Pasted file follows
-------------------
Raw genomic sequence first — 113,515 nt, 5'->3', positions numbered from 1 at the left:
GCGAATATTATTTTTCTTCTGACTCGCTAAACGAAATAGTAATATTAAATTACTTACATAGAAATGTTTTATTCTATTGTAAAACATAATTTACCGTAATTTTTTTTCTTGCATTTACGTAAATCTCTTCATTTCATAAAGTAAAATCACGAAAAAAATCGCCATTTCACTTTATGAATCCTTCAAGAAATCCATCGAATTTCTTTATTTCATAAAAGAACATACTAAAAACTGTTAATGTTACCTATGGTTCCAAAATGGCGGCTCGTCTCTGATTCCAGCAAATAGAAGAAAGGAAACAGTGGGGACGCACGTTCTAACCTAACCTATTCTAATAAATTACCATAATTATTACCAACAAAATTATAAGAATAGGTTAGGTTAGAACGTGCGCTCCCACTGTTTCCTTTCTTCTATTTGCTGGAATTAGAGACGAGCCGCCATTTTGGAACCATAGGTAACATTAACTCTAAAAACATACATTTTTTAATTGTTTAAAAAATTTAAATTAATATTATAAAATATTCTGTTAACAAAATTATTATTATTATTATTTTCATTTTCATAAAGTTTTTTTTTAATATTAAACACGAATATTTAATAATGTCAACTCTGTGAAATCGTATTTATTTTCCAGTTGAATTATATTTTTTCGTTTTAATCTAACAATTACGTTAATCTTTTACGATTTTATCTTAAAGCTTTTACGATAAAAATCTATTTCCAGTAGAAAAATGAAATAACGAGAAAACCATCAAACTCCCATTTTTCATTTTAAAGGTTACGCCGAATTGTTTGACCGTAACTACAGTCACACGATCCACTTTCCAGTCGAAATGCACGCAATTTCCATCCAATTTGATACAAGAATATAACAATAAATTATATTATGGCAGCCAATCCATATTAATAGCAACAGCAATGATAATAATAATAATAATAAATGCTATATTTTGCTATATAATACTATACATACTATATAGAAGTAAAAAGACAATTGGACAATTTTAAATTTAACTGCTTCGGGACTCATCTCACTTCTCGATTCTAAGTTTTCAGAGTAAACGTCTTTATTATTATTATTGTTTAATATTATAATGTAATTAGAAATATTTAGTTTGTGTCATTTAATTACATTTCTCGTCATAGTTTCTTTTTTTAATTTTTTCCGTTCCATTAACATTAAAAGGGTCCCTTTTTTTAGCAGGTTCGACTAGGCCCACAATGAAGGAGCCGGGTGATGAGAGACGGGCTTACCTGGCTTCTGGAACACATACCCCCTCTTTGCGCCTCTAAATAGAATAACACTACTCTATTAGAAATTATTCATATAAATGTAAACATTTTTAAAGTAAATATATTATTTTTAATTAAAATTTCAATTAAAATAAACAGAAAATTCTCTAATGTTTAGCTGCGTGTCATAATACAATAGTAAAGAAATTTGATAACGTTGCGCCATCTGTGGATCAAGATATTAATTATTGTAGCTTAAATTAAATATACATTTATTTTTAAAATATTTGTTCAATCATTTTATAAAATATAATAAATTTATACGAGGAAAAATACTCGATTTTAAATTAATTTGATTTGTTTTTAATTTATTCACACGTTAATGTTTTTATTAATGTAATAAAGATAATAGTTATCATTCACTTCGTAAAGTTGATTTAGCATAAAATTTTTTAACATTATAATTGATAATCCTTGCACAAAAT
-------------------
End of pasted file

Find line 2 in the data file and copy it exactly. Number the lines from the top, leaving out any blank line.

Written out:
GCGAATATTATTTTTCTTCTGACTCGCTAAACGAAATAGTAATATTAAATTACTTACATAGAAATGTTTTATTCTATTGTAAAACATAATTTACCGTAATTTTTTTTCTTGCATTTACGTAAATCTCTTCATTTCATAAAGTAAAATCACGAAAAAAATCGCCATTTCACTTTATGAATCCTTCAAGAAATCCATCGAATTTCTTTATTTCATAAAAGAACATACTAAAAACTGTTAATGTTACCTATGGTTCCAAAATGGCGGCTCGTCTCTGATTCCAGCAAATAGAAGAAAGGAAACAGTGGGGACGCACGTTCTAACCTAACCTATTCTAATAAATTACCATAATTATTACCAACAAAATTATAAGAATAGGTTAGGTTAGAACGTGCGCTCCCACTGTTTCCTTTCTTCTATTTGCTGGAATTAGAGACGAGCCGCCATTTTGGAACCATAGGTAACATTAACTCTAAAAACATACATTTTTTAATTGTTTAAAAAATTTAAATTAATATTATAAAATATTCTGTTAACAAAATTATTATTATTATTATTTTCATTTTCATAAAGTTTTTTTTTAATATTAAACACGAATATTTAATAATGTCAACTCTGTGAAATCGTATTTATTTTCCAGTTGAATTATATTTTTTCGTTTTAATCTAACAATTACGTTAATCTTTTACGATTTTATCTTAAAGCTTTTACGATAAAAATCTATTTCCAGTAGAAAAATGAAATAACGAGAAAACCATCAAACTCCCATTTTTCATTTTAAAGGTTACGCCGAATTGTTTGACCGTAACTACAGTCACACGATCCACTTTCCAGTCGAAATGCACGCAATTTCCATCCAATTTGATACAAGAATATAACAATAAATTATATTATGGCAGCCAATCCATATTAATAGCAACAGCAATGATAATAATAATAATAATAAATGCTATATTTTGCTATATAATACTATACATACTATATAGAAGTAAAAAGACAATTGGACAATTTTAAATTTAACTGCTTCGGGACTCATCTCACTTCTCGATTCTAAGTTTTCAGAGTAAACGTCTTTATTATTATTATTGTTTAATATTATAATGTAATTAGAAATATTTAGTTTGTGTCATTTAATTACATTTCTCGTCATAGTTTCTTTTTTTAATTTTTTCCGTTCCATTAACATTAAAAGGGTCCCTTTTTTTAGCAGGTTCGACTAGGCCCACAATGAAGGAGCCGGGTGATGAGAGACGGGCTTACCTGGCTTCTGGAACACATACCCCCTCTTTGCGCCTCTAAATAGAATAACACTACTCTATTAGAAATTATTCATATAAATGTAAACATTTTTAAAGTAAATATATTATTTTTAATTAAAATTTCAATTAAAATAAACAGAAAATTCTCTAATGTTTAGCTGCGTGTCATAATACAATAGTAAAGAAATTTGATAACGTTGCGCCATCTGTGGATCAAGATATTAATTATTGTAGCTTAAATTAAATATACATTTATTTTTAAAATATTTGTTCAATCATTTTATAAAATATAATAAATTTATACGAGGAAAAATACTCGATTTTAAATTAATTTGATTTGTTTTTAATTTATTCACACGTTAATGTTTTTATTAATGTAATAAAGATAATAGTTATCATTCACTTCGTAAAGTTGATTTAGCATAAAATTTTTTAACATTATAATTGATAATCCTTGCACAAAAT